The National Cancer Drugs Fund

The CDF has made the headlines this week  as it has been announced that many drugs will no longer be funded.

This is an emotive issue and many will not agree with some of my reservations about both the fund and some of the changes. To the best of my knowledge patients with head and neck cancer will not be affected much by the changes. However a couple of questions occur to me. Does cancer, with this fund, get more than its fair share of funding in comparison to some other chronic and life-threatening conditions? Why are some of the patients I work with in the UK excluded from the CDF just because they happen to live in Northern Ireland and Scotland?

Being a laryngectomee is a very rare situation, but we expect that medical staff will all know how to treat us and keep us safe. Some of the rarer cancers have been particularly hard-hit by the changes to the CDF – e.g. patients with Sarcoma. Here are some facts about the impact on them.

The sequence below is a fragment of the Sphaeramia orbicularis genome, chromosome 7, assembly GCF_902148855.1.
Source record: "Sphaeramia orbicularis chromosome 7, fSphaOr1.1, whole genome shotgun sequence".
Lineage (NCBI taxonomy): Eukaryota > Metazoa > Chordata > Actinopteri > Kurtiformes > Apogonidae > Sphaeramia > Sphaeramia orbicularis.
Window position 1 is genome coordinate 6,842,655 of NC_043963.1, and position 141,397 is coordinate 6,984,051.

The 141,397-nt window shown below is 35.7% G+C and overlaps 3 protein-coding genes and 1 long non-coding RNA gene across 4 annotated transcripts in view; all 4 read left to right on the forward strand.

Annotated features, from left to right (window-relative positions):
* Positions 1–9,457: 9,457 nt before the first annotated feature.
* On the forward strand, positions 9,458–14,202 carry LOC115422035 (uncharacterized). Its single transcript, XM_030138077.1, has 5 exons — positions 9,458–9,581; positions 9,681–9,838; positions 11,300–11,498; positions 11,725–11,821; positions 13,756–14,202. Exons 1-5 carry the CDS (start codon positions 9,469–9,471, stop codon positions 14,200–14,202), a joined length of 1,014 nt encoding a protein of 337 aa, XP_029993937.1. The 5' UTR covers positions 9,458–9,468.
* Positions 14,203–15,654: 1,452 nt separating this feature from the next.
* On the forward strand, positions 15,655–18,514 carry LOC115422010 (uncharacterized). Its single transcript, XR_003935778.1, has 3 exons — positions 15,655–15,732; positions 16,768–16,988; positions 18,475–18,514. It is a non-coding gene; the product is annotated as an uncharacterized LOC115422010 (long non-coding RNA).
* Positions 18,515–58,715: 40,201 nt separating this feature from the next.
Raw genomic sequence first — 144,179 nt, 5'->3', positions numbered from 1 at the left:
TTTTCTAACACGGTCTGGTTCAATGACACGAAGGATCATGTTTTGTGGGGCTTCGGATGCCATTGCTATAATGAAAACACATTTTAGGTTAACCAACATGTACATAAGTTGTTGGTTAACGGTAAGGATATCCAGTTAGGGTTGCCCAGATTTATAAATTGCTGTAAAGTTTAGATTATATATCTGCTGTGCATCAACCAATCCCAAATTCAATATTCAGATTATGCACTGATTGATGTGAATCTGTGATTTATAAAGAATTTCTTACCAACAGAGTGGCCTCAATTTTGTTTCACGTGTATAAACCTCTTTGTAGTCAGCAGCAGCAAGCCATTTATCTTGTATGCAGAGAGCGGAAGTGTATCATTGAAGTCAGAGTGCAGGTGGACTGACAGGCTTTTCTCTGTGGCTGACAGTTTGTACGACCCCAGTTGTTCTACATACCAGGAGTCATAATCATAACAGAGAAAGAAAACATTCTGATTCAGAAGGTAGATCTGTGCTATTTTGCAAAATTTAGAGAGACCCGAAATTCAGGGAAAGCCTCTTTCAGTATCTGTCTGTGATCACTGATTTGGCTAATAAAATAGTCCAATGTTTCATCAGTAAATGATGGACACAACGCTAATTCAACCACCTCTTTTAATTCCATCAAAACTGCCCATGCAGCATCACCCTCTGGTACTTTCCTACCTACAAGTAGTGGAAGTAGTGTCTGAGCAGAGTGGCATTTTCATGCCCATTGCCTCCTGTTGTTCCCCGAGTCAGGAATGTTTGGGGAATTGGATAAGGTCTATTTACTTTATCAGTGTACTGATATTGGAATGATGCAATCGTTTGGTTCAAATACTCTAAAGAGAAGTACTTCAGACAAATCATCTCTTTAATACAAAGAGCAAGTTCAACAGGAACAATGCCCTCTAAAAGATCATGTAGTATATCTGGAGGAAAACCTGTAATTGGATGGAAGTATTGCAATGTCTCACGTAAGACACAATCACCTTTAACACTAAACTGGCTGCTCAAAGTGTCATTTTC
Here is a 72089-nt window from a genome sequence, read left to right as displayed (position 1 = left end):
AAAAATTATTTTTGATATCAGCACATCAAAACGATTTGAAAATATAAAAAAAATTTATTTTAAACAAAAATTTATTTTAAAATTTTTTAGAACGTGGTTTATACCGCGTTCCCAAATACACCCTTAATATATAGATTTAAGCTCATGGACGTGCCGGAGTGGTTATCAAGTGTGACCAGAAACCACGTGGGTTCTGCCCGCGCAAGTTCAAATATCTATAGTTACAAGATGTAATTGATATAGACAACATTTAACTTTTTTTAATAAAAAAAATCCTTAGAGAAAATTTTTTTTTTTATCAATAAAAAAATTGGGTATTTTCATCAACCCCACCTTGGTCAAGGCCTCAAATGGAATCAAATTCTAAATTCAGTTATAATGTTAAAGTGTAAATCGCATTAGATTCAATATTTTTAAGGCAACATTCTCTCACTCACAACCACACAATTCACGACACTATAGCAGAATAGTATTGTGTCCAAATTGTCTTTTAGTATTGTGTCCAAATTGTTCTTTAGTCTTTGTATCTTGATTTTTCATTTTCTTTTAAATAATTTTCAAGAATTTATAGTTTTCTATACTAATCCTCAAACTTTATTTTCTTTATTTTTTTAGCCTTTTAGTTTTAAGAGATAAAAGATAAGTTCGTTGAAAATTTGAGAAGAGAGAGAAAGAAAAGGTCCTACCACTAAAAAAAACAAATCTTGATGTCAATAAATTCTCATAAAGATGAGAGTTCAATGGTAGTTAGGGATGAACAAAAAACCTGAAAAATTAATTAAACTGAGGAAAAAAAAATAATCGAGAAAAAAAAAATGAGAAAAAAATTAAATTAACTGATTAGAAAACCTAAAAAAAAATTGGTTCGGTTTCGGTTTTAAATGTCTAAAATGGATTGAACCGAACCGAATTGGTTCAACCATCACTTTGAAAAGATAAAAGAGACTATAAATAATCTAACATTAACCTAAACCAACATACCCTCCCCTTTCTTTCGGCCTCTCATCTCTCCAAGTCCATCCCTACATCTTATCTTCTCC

Sarcomas are a group of rare diseases. They have lost three treatments funded by CDF. One drug was only applicable to about 20 patients a year. There is no other valid treatment. One was applicable to about 30 patients a year and was getting great results, as yet unpublished. The third was applicable to about 60 patients a year with clinical data indicating a median survival about twice that of the trials – but as yet unpublished. None had been NICE appraised because the number of patients is too small to justify the costs.

Is it fair to cut drugs through lack of evidence when getting such evidence is unpractical, especially when treatment alternatives are non-existent?